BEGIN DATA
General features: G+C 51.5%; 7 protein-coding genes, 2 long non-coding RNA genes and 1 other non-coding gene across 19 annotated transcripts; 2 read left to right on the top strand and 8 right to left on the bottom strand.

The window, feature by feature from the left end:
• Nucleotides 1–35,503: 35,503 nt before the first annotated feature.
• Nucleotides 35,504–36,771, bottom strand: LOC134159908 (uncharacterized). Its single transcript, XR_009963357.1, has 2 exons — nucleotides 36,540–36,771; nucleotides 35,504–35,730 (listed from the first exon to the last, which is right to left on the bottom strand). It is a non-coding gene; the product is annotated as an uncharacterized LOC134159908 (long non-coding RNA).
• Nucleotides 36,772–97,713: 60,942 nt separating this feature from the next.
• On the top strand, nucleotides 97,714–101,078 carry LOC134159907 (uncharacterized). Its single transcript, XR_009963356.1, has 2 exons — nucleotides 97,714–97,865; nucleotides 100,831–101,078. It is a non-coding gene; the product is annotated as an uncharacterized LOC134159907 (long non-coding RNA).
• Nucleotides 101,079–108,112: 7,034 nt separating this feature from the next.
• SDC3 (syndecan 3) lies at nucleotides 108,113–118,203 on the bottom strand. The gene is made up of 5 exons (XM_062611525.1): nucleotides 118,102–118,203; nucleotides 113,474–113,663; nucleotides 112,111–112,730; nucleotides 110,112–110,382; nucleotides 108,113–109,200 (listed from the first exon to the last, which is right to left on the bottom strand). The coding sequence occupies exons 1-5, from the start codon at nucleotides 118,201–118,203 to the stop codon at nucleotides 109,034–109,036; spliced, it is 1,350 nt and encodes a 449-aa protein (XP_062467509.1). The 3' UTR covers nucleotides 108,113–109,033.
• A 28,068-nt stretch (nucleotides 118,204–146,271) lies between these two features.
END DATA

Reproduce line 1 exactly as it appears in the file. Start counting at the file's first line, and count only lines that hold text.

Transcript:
General features: G+C 51.5%; 7 protein-coding genes, 2 long non-coding RNA genes and 1 other non-coding gene across 19 annotated transcripts; 2 read left to right on the top strand and 8 right to left on the bottom strand.